Here's a player-by-player report card for the Jets' free agent signings so far:
OT George Fant (three years, $23.7 million, $13.7 million guaranteed)
Joe Douglas' first free-agent signing as Jets GM was a bit of a shocker, giving a huge pay day to Seattle's backup tackle. It's a gamble, for sure, but Fant is huge (6-foot-5, 322 pounds), powerful, and he has started 24 games over the last four seasons (He missed all of 2017 with a torn ACL).
Tackles are expensive and not many hit the market, so Douglas took a shot at one flying a bit under the radar, with a deal that is structured to really be a one-year, $9.25 million contract. He's penciled in as the Jets' left tackle, but could move to the right side.
Ideally, the Jets would want someone a little more proven protecting Sam Darnold blindside, but Douglas didn't want to spend on the big-ticket tackles (like Jack Conklin). He clearly thinks he uncovered a gem. We'll see if his bet pays off.
C Connor McGovern (three years, $27 million, $18 million guaranteed)
The key component of any offensive line is the center, and Douglas got the best one on a very thin market. The 6-foot-4, 306-pounder is a big upgrade over Jonotthan Harrison and is a strong, smart player who should bring the line together.
He could also play guard if the Jets need him to slide over for any reason. And he's durable, having missed only one game in the last three years.
G Alex Lewis (three years, $18.6 million, $5.6 million guaranteed)
Lewis has been a favorite of Douglas since he traded for him back in August, and he made it clear he wanted to bring him back.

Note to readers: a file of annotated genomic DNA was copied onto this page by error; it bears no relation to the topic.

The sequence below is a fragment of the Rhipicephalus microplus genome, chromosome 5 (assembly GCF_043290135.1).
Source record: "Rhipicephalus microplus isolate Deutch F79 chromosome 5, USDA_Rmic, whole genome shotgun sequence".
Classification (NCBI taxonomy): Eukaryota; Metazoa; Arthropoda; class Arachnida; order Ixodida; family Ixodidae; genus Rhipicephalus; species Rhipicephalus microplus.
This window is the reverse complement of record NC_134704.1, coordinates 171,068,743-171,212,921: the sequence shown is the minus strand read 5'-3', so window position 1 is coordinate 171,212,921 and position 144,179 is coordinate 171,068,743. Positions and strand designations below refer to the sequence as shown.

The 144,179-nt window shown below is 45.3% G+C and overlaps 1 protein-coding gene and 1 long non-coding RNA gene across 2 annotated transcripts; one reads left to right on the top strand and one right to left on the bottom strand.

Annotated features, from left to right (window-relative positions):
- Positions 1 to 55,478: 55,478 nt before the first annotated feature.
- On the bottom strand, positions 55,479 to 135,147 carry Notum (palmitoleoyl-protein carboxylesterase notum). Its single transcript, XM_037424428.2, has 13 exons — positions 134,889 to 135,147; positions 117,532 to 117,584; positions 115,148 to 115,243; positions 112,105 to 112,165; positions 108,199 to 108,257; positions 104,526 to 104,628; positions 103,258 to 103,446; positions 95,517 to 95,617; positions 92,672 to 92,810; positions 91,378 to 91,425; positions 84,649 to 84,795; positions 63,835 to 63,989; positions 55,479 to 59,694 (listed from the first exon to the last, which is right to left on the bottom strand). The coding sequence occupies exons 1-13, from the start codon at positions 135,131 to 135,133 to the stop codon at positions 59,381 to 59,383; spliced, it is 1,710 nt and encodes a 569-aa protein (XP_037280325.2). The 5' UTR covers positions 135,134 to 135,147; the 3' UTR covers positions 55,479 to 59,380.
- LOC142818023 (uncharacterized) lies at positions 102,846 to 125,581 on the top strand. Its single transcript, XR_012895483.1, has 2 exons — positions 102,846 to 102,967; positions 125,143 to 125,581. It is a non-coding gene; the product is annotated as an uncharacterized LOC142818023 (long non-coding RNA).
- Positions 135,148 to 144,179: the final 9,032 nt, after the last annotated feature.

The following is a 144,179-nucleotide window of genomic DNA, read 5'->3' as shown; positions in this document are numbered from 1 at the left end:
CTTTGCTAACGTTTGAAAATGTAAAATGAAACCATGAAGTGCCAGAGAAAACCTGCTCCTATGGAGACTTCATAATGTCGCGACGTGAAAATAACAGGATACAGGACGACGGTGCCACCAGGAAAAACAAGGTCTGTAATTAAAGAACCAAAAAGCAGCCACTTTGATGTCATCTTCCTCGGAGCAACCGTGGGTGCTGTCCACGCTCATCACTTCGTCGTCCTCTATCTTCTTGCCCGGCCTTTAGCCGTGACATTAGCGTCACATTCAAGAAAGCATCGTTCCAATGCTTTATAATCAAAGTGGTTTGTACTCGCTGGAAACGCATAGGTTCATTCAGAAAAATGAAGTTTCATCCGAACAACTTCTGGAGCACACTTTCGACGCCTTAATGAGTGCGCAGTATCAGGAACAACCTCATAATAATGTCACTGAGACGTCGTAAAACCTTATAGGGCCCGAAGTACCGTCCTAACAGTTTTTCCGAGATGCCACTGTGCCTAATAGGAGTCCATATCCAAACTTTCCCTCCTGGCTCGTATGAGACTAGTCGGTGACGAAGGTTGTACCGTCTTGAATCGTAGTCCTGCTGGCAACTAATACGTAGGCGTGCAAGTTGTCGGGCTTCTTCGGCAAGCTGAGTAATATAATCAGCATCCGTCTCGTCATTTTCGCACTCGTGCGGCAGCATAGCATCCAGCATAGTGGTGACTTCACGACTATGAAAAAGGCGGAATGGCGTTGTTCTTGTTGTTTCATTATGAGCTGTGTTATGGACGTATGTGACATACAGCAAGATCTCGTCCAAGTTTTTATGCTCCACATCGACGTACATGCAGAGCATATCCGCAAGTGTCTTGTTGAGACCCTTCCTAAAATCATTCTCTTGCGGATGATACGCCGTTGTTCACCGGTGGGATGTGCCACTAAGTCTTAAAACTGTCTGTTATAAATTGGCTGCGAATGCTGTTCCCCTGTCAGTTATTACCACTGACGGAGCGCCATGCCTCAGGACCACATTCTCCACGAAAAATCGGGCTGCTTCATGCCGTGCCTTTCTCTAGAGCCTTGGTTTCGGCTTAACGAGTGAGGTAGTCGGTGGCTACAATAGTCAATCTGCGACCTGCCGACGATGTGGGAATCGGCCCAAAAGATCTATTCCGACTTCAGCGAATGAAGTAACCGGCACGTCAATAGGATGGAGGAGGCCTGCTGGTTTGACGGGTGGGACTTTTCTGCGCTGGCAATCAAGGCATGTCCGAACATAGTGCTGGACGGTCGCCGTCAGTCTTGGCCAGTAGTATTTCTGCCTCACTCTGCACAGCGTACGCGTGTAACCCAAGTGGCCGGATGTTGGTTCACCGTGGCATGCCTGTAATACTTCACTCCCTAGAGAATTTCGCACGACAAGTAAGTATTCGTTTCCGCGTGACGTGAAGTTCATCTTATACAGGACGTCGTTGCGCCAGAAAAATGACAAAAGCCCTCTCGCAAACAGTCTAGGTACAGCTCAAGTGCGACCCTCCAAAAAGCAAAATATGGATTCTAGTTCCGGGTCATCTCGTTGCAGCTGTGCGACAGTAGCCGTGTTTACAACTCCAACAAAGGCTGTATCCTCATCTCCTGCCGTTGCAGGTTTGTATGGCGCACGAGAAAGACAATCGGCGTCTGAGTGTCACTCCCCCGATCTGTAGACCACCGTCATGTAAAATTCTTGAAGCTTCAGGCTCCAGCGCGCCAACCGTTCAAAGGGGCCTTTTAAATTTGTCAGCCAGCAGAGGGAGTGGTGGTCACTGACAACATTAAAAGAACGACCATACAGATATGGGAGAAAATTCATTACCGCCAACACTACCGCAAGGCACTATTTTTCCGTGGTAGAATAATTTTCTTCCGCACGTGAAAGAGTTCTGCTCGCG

The bar was low, of course, but the 6-foot-6, 305-pound Lewis was the Jets' best offensive lineman last season. He'll be the starter at left guard again, and he'll look a lot better with more capable players around him. The Jets had hoped to go after Joe Thuney before he was franchised, and did make a bit of a run at Graham Glasgow, but even if they had landed one of those top guys, they probably still would've brought Lewis back.
CB Brian Poole (one year, $5 million)
Ideally, the Jets would've upgraded at this position, but they weren't willing to spend the big money on Byron Jones or James Bradberry. They were in on veteran Chris Harris right until the end, but even though his price was more reasonable, it was still too high.
So the Jets did a sensible thing bringing back Poole on his second straight, one-year, prove-it deal. He's a terrific slot corner and was the Jets best corner last season. Their corners in general are not good, and they still need help (though it's not clear where they'll find it). Bringing Poole back, though, was at least a good start.
CB Arthur Maulet (one year, terms not available)
Maulet was a restricted free agent, but the Jets chose not to tender him, then agreed to terms on a one-year contract, probably for something near the NFL minimum.
He's not a difference-maker at the position, but he's only 26 and a solid depth player who was good at times last season. The Jets need bodies at this position, and defensive coordinator Gregg Williams obviously liked what he's done.
LB Neville Hewitt (one year, $2 million)
He played decent last season in the absence of C.J. Mosley and Avery Williamson. The Jets are expecting both of those players back, but until they're on the field, their health remains an unknown. That makes the 26-year-old Hewitt and good value signing for depth.
C/G Josh Andrews (one year, terms undisclosed)
The 6-2, 298-pounder hasn't played a lot of football since he entered the NFL in 2014, but Douglas obviously saw something he liked when they were together in Philadelphia in 2018. And while this signing won't get anyone excited, it is important because the Jets need offensive line depth. They were ravaged by injuries last season and Douglas is taking a low-risk shot here on a guy he thinks can step in if needed.
G Greg Van Roten (three years, terms undisclosed)